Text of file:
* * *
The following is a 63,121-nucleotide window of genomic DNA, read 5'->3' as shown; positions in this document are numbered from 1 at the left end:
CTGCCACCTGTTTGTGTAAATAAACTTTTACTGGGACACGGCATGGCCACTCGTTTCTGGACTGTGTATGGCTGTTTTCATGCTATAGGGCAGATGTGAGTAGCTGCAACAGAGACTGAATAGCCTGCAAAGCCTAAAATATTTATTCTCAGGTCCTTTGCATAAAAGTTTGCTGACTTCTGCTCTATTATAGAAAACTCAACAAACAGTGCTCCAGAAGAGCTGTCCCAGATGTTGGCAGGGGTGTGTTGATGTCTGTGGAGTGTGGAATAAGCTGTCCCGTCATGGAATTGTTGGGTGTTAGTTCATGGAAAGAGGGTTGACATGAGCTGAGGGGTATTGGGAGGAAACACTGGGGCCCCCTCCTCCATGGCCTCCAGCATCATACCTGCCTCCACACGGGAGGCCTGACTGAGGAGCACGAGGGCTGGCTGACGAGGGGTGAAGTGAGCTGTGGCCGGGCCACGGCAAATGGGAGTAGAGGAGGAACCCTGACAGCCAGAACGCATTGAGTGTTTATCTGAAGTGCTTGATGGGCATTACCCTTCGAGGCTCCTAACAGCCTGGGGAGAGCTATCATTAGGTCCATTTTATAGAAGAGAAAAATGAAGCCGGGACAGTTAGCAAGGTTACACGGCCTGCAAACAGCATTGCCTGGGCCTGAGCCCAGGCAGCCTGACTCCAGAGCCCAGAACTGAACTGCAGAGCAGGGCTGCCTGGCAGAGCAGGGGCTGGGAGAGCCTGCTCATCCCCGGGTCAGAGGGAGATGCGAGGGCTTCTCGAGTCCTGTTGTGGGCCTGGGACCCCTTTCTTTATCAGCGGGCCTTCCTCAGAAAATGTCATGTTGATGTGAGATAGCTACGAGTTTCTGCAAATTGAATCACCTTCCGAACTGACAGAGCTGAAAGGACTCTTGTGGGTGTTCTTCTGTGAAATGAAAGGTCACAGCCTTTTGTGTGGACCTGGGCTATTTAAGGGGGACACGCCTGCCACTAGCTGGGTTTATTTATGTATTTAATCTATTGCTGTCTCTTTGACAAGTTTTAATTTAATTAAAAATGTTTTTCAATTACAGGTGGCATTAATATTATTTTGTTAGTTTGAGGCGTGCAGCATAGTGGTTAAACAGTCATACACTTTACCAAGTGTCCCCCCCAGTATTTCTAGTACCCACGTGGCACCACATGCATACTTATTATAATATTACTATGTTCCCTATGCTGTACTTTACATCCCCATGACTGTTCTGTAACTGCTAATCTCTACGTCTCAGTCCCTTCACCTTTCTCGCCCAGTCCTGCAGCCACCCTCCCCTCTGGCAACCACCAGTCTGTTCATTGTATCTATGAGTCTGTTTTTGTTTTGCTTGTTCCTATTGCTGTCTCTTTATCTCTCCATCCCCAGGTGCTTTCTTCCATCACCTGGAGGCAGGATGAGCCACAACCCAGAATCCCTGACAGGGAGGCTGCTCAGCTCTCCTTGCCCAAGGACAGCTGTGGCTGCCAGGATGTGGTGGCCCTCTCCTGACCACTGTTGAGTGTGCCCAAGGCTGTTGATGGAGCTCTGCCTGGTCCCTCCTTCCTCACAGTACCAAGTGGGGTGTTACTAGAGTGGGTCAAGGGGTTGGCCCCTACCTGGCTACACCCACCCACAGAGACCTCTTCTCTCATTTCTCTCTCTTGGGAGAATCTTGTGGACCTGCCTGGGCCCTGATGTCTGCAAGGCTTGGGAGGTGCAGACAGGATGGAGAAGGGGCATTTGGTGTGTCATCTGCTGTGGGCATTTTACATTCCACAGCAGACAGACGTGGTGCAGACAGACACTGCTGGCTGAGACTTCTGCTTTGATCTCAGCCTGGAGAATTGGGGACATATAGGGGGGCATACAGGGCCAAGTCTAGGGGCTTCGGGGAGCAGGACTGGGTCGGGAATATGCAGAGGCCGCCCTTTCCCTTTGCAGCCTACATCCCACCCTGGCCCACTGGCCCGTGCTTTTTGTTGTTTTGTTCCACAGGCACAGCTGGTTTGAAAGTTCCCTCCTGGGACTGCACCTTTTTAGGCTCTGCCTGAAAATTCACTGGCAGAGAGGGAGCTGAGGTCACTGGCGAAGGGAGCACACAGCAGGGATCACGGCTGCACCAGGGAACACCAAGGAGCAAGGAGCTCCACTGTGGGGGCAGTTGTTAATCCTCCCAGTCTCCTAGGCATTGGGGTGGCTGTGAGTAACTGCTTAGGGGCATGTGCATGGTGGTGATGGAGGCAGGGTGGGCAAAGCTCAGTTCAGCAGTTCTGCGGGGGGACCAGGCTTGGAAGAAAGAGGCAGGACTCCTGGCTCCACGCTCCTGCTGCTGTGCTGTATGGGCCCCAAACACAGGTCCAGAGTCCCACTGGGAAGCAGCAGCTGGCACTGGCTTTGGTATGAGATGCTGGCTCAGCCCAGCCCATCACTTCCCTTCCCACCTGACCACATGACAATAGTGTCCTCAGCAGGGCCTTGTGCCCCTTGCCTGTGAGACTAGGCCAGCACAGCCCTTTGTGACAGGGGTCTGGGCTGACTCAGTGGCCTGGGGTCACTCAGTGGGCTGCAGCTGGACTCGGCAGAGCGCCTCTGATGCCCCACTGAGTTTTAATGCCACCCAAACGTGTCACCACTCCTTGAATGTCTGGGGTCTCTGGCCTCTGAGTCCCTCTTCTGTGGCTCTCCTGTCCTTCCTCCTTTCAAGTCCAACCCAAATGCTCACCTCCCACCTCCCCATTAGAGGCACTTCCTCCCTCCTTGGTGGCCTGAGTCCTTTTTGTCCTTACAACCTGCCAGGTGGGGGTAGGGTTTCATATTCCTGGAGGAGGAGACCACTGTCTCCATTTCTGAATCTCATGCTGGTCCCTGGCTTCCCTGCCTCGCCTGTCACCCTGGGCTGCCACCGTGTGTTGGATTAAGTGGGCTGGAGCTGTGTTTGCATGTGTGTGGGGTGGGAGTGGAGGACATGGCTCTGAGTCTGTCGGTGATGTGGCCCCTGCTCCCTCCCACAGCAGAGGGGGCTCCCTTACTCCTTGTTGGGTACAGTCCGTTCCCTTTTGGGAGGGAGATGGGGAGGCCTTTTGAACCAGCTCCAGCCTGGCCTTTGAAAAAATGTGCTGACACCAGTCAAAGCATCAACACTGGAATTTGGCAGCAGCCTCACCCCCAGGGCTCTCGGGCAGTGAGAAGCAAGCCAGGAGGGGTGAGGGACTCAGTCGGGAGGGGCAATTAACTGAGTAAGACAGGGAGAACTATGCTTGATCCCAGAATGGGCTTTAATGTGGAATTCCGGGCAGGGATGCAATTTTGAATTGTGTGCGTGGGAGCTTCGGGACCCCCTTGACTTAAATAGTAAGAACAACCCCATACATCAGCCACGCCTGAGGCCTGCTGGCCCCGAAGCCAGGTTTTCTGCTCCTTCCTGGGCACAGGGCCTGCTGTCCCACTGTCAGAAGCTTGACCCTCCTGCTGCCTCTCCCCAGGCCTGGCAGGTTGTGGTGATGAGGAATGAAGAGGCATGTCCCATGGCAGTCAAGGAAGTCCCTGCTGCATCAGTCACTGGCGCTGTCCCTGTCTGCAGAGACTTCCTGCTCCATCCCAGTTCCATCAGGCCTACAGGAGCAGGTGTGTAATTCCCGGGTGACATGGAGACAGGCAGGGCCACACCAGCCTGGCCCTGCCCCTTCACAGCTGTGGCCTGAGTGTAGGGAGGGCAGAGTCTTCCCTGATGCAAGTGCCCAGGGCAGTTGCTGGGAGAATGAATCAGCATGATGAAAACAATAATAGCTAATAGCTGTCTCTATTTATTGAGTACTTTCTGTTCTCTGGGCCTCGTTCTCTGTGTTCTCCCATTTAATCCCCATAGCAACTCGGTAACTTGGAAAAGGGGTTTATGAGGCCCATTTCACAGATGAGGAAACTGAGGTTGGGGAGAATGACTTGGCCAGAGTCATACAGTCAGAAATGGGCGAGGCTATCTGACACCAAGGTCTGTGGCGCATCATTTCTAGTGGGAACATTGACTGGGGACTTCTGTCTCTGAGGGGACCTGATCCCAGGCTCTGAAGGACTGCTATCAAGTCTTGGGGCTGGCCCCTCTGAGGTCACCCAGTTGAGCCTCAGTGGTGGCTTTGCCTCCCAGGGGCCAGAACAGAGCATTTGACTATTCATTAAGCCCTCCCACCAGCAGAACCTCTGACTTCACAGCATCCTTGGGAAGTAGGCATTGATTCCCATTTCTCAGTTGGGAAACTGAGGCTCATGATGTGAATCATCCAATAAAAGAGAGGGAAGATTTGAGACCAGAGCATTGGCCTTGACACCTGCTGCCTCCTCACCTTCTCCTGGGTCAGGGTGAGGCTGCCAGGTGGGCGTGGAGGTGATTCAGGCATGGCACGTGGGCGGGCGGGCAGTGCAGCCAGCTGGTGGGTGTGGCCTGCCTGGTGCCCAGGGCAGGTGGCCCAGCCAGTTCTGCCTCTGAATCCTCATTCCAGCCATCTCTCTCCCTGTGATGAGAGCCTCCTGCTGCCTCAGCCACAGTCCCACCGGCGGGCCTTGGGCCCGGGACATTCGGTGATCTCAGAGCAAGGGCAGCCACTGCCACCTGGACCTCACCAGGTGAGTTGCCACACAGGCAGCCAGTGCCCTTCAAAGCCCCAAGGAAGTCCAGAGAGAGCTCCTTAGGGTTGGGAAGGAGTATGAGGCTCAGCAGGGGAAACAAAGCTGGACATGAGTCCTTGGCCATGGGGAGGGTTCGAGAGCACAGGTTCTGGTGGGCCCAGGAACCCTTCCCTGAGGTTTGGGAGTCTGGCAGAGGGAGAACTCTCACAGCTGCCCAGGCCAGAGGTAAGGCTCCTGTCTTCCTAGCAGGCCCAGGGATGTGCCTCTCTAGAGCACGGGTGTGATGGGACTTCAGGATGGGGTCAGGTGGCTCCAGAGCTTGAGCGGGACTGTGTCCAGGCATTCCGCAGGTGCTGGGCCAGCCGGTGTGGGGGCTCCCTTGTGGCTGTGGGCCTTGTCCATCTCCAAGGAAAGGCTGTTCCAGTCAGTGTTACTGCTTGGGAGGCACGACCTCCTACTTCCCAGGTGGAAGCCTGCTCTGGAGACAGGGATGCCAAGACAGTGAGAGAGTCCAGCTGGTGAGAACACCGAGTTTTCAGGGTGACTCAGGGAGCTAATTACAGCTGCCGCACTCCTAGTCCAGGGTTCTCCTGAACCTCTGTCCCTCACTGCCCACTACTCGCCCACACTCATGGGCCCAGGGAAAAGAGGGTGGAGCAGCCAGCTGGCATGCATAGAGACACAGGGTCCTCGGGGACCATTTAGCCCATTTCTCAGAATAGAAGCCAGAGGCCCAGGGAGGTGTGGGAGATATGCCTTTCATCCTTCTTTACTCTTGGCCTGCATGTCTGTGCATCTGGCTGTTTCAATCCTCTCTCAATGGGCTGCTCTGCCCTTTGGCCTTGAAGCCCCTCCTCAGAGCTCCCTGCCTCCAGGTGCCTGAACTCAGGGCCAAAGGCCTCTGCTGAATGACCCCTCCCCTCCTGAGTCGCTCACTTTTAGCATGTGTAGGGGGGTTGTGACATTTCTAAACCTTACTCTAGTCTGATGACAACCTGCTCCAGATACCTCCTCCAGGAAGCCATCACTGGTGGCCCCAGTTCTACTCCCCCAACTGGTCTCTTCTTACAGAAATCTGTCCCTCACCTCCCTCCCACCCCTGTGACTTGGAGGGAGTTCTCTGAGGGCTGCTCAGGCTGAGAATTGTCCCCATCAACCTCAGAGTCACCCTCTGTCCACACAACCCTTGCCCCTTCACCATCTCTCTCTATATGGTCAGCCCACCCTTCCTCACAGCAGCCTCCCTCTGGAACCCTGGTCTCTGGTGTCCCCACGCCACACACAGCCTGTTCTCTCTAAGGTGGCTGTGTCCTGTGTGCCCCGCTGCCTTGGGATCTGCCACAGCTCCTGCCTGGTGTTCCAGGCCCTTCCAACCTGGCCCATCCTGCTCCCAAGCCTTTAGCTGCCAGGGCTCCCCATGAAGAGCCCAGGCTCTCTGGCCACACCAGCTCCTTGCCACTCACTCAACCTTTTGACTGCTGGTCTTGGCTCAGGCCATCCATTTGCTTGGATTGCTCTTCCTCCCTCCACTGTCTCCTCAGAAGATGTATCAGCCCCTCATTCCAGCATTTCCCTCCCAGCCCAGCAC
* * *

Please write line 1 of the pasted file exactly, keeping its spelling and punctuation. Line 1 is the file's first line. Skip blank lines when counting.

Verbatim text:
The following is a 63,121-nucleotide window of genomic DNA, read 5'->3' as shown; positions in this document are numbered from 1 at the left end: